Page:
- Share this article on Facebook
- Share this article on Twitter
- Share this article on Email
- Show additional share options
- Share this article on Print
- Share this article on Comment
- Share this article on Whatsapp
- Share this article on Linkedin
- Share this article on Reddit
- Share this article on Pinit
- Share this article on Tumblr
Cars 2 easily won the domestic box office race, grossing $68 million and far outpacing expectations, not to mention beating the $60.1 million debut of the original Cars. The $200 million 3D toon scored the fourth best opening of 2011, and delivers Pixar its 12th No. 1 opening.
Overseas, the Pixar sequel—set on foreign shores this time—displayed plenty of horsepower, grossing $42.9 million from 18 markets for a worldwide debut of $110.9 million.
Bad Teacher also overperformed in its domestic debut, grossing $31 million and continuing the R-rated comedy craze. The film, touting substantial star power in Diaz, Jason Segel and Justin Timberlake, bested the $26.1 million debut of Universal’s Bridesmaids.
Produced for only $20 million, Bad Teacher earned another $12.9 million internationally for a pleasing global opening of $49.3 million.
In North America, Bad Teacher beat superhero pic Green Lantern for the No. 2 spot. From Warner Bros., Green Lantern fell a steep 66% in its second weekend, grossing $18.4 million for a cume of $89.3 million.
Regardless of any weak spots, domestic box office revenues were up an estimated 10% over last year. And with Transformers: Dark of the Moon and Harry Potter and the Deathly Hallows: Part 2 getting ready to launch, the lingering year-over-year decline in revenues should continue to narrow.
Heading into the weekend, tracking suggested an opening of $50 million to $55 million for Cars 2. Instead, the sequel—directed by Pixar CEO John Lasseter—secured the second-best June opening ever for animated film after Disney/Pixar’s Toy Story 3.
“I think there is this wonderful aura that comes with Disney/Pixar movies. They play almost like fanboy pics. Everyone rushes out Friday to see them,” Disney worldwide president of distribution Chuck Viane said.
If there was a sour note, the downturn in the 3D market continued. Grosses from 3D theaters accounted for 40% of the toon’s total bow, the lowest margin to date for a big studio film. About 36% came from digital 3D screens; the other 4%, from Imax locations (Imax ponied up roughly $2.3 million).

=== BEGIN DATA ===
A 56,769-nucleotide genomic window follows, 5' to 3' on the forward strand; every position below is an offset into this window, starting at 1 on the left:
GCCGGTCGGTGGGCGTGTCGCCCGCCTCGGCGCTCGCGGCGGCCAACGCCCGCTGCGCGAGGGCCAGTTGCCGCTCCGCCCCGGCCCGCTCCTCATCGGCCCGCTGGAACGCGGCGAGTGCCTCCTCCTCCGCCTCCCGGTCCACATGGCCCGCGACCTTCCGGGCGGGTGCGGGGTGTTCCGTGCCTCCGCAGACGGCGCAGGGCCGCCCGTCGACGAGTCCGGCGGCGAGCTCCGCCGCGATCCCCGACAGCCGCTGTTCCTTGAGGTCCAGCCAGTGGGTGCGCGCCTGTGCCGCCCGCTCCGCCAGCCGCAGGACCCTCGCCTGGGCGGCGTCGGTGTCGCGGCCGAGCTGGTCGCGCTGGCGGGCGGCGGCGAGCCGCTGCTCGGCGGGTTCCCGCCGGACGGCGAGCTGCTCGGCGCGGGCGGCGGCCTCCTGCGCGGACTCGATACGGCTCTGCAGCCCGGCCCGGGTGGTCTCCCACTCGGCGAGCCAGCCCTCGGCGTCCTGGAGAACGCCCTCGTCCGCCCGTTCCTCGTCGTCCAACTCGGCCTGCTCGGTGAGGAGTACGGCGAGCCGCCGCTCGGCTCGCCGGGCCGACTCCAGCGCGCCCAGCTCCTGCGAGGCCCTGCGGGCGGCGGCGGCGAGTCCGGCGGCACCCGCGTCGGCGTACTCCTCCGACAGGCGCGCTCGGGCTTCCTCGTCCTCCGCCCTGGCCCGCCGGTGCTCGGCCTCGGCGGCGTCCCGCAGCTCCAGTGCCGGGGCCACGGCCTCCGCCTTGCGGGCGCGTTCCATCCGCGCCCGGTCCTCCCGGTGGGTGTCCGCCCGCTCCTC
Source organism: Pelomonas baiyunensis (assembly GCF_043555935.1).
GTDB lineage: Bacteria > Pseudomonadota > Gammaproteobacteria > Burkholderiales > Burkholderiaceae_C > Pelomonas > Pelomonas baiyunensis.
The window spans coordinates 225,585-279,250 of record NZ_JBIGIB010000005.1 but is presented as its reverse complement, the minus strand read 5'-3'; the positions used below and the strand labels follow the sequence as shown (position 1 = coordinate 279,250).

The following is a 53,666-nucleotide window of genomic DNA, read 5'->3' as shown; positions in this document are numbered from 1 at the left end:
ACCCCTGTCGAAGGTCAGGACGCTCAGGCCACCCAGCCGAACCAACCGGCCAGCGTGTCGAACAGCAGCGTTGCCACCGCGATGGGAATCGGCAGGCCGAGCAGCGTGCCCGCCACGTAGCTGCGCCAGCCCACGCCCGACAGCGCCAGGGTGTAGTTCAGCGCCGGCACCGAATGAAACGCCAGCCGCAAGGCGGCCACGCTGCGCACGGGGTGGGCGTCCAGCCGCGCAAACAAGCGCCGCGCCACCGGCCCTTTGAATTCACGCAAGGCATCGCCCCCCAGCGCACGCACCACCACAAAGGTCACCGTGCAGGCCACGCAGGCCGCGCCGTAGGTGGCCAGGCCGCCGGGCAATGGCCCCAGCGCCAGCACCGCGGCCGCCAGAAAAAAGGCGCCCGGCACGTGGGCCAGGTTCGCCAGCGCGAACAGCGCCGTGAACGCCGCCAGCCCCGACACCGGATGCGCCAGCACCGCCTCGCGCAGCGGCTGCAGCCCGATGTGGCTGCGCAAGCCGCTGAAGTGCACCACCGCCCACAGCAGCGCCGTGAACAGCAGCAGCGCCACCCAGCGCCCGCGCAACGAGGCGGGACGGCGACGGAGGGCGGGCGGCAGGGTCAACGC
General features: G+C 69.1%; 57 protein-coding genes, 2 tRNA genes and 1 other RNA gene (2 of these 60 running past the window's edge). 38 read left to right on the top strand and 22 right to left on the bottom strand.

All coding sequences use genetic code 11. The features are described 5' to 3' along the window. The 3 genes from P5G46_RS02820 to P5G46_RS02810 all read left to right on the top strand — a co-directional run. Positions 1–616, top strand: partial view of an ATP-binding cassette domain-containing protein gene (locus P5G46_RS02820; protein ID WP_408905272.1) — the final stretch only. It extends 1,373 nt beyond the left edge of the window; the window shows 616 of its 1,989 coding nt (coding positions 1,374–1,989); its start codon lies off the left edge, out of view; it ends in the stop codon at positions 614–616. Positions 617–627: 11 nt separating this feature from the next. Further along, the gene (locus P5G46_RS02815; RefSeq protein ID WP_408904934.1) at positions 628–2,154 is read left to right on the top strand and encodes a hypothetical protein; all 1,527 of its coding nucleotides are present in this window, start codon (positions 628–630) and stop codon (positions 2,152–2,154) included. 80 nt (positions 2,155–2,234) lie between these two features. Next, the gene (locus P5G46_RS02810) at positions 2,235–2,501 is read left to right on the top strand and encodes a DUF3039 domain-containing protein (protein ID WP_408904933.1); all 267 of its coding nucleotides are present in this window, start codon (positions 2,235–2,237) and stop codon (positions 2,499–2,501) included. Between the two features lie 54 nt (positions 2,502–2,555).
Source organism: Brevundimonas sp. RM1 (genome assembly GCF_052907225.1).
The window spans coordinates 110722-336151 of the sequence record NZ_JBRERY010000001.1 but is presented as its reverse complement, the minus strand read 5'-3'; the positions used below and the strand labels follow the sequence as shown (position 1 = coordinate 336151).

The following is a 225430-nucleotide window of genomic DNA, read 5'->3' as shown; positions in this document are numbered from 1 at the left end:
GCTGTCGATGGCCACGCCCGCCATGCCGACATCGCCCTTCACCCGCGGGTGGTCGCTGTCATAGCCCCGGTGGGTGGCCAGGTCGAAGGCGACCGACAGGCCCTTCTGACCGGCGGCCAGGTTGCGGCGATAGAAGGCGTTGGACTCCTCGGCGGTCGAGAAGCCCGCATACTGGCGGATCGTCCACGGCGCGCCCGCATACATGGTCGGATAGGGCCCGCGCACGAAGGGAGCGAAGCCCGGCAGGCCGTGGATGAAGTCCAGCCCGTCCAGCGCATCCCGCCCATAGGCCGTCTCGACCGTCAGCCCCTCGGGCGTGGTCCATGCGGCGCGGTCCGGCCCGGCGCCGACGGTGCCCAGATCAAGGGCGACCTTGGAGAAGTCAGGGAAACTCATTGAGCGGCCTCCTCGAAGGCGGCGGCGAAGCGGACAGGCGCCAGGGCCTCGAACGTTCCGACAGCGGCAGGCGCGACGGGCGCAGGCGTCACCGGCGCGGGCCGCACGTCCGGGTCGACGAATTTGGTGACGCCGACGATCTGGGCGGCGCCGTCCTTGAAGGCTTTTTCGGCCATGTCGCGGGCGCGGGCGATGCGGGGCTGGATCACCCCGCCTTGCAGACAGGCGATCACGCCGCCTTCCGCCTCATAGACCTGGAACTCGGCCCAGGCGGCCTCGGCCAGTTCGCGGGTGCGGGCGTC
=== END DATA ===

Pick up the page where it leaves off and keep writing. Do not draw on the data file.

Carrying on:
Disney said a contributing factor is the popularity of Pixar titles—and Cars in particular—at drive-in theaters, which haven’t been converted to 3D. There are about 500 drive-ins nationwide.
Rival studios pointed out that Cars 2 dropped 10% from Friday to Saturday, suggesting that bad reviews, unusual for a Pixar title, may have had an impact. Disney said the drop had to do with the fact that most kids are out of school now, with Friday playing more like a Saturday. Opening on the same weekend last year, Toy Story 3 also dropped 10% on Saturday.
Those going to see Cars 2 seemed to have little complaint; the toon received an A- CinemaScore.
At the international box office, Cars 2 grossed $9.3 million in Russia—a boom market for 3D—to grab the best debut ever for a Pixar title. In Australia, the toon grossed $5.2 million to best Kung Fu Panda 2 in a head-to-head battle.
Considering its production budget of $200 million, Cars 2 will need to amass a significant worldwide gross in the weeks to come.
Sony is already on golden ground financially with Bad Teacher.
Heading into the weekend, tracking suggested the subversive comedy would opening to around $20 million. The studio credited a great marketing and publicity campaign for the film’s unexpected strength, as well as the cast’s promotional efforts.
Moviegoers gave Bad Teacher only a C+, however. The comedy skewed older, with 57% of those buying tickets over the age of 25. Females made up the majority of the audience at 63%.
Bad Teacher is the third R-rated comedy to impress after The Hangover Part II and Bridesmaids.
“Cameron really brought this home in a big way. She totally went for this role,” Sony president of worldwide distribution Rory Bruer said. “To do more than $30 million is hitting it out of the park.”
Coming in No. 4 at the domestic box office was Paramount’s Super 8, which continued to hold in nicely, falling 43% to an estimated $12.1 million for a domestic cume of $95.2 million. Overseas, the J.J. Abrams pic has grossed $36 million, for a global total of $131.2 million.
Jim Carrey family film Mr. Popper’s Penguins rounded out the top five, falling a slim 42% in its second weekend to an estimated $10.3 million for a cume of $39.4 million.
Other box office headlines included Woody Allen’s crossover hit Midnight in Paris, which earned $4.5 million for the weekend, bringing its domestic cume to $28.6 million for Sony Pictures Classics.
And DreamWorks Animation and Paramount’s Kung Fu Panda neared the $500 million mark at the worldwide box office, ending the weekend with a cume of $493 million. The 3D toon is particularly strong overseas, where it has earned $340 million.
Sign up for THR news straight to your inbox every day